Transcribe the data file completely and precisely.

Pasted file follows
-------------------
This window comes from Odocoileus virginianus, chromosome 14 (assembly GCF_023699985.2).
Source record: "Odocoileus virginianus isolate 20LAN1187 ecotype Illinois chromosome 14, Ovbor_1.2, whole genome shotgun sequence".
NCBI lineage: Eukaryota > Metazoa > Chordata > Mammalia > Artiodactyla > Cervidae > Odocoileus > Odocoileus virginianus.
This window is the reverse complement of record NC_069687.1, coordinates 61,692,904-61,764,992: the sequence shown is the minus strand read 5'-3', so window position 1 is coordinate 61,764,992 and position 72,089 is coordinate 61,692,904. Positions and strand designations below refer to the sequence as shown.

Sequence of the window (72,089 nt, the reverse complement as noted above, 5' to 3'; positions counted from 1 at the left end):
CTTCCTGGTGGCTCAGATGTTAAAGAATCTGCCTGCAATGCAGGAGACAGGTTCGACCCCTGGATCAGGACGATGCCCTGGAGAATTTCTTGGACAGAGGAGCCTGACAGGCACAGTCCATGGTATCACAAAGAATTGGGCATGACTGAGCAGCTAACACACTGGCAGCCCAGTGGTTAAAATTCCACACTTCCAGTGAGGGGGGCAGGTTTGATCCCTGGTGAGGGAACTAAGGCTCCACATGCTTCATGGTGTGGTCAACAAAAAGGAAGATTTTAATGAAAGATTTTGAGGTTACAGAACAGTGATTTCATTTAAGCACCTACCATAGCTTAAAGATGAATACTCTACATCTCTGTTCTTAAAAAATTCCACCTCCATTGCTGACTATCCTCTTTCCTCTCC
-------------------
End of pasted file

This window comes from Odocoileus virginianus, chromosome 14 (assembly GCF_023699985.2).
Source record: "Odocoileus virginianus isolate 20LAN1187 ecotype Illinois chromosome 14, Ovbor_1.2, whole genome shotgun sequence".
NCBI lineage: Eukaryota > Metazoa > Chordata > Mammalia > Artiodactyla > Cervidae > Odocoileus > Odocoileus virginianus.
This window is the reverse complement of record NC_069687.1, coordinates 61,692,904-61,764,992: the sequence shown is the minus strand read 5'-3', so window position 1 is coordinate 61,764,992 and position 72,089 is coordinate 61,692,904. Positions and strand designations below refer to the sequence as shown.

Sequence of the window (72,089 nt, the reverse complement as noted above, 5' to 3'; positions counted from 1 at the left end):
CTTCCTGGTGGCTCAGATGTTAAAGAATCTGCCTGCAATGCAGGAGACAGGTTCGACCCCTGGATCAGGACGATGCCCTGGAGAATTTCTTGGACAGAGGAGCCTGACAGGCACAGTCCATGGTATCACAAAGAATTGGGCATGACTGAGCAGCTAACACACTGGCAGCCCAGTGGTTAAAATTCCACACTTCCAGTGAGGGGGGCAGGTTTGATCCCTGGTGAGGGAACTAAGGCTCCACATGCTTCATGGTGTGGTCAACAAAAAGGAAGATTTTAATGAAAGATTTTGAGGTTACAGAACAGTGATTTCATTTAAGCACCTACCATAGCTTAAAGATGAATACTCTACATCTCTGTTCTTAAAAAATTCCACCTCCATTGCTGACTATCCTCTTTCCTCTCC